Natural gas service is planned to be restored to all victims of the Marshall Fire by tomorrow night, according to Xcel Energy. As of yesterday morning service had been restored to 1,200 customers. The company is also working to reestablish electricity.

A spokesperson said that, to get gas service running, it’s a home-by-home and business-by-business process. People in need of electric heaters can pick them up at the Red Cross shelter at the YMCA in Lafayette.

CU Boulder To Start Remotely

The University of Colorado Boulder will begin spring semester remotely for the first two weeks. Classes are to start a week from today. Officials said that the decision comes in response to the Marshall Fire and also the new surge of COVID-19 cases caused by the omicron variant.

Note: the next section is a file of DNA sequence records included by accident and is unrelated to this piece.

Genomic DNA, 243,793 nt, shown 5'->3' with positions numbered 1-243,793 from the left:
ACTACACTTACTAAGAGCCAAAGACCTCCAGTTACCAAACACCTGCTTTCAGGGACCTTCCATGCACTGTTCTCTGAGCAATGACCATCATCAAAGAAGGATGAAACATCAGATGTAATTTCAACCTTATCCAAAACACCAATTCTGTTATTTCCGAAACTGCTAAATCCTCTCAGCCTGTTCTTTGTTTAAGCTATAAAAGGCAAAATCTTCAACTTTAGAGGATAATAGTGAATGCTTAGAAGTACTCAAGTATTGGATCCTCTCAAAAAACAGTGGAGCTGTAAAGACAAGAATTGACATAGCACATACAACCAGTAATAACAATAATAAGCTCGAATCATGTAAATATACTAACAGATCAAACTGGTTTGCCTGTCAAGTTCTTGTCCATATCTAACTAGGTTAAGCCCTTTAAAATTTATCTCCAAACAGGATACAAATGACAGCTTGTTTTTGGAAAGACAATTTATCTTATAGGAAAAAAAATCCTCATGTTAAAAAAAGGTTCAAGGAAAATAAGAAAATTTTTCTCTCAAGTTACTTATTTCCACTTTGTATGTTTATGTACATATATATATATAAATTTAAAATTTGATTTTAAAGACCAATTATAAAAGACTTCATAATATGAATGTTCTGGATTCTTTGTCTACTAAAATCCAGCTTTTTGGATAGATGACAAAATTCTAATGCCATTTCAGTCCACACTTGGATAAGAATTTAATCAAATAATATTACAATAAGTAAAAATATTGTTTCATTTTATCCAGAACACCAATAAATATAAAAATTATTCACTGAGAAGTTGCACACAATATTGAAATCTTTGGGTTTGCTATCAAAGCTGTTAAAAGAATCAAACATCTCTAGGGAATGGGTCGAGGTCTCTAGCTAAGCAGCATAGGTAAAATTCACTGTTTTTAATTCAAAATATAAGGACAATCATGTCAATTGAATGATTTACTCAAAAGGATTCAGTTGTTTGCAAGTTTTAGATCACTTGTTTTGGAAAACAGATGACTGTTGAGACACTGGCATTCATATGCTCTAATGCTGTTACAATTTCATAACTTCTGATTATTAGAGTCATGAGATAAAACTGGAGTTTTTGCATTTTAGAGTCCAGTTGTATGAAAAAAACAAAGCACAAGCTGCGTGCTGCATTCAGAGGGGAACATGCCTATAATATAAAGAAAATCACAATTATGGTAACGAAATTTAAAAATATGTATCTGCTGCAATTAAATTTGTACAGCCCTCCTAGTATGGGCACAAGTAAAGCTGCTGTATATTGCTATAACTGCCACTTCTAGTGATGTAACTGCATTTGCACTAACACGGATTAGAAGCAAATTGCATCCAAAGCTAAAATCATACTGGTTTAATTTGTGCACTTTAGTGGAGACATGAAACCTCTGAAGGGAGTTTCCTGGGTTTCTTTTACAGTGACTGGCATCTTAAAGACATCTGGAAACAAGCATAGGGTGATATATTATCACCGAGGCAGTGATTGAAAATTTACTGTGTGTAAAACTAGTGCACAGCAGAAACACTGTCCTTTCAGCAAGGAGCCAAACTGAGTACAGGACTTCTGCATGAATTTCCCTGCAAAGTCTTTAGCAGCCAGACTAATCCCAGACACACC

Chancellor Phil DiStefano said in a letter to the campus that the university is unable to welcome students back and that starting remotely will allow them to provide support to impacted students, faculty and staff, and will also allow them to provide resources to support recovery efforts in the community. The university will attempt to assist students affected by the fire with food and housing assistance. Dorms will remain closed until in-person classes start in late January.

Boulder Valley Schools to Start Wednesday

The Boulder Valley School District announced yesterday that classes at all schools will resume as planned on Wednesday when winter break ends. The announcement includes areas impacted by the Marshall Fire.

District officials said in an update that schools can serve a very important role to support students and their families following this large tragedy.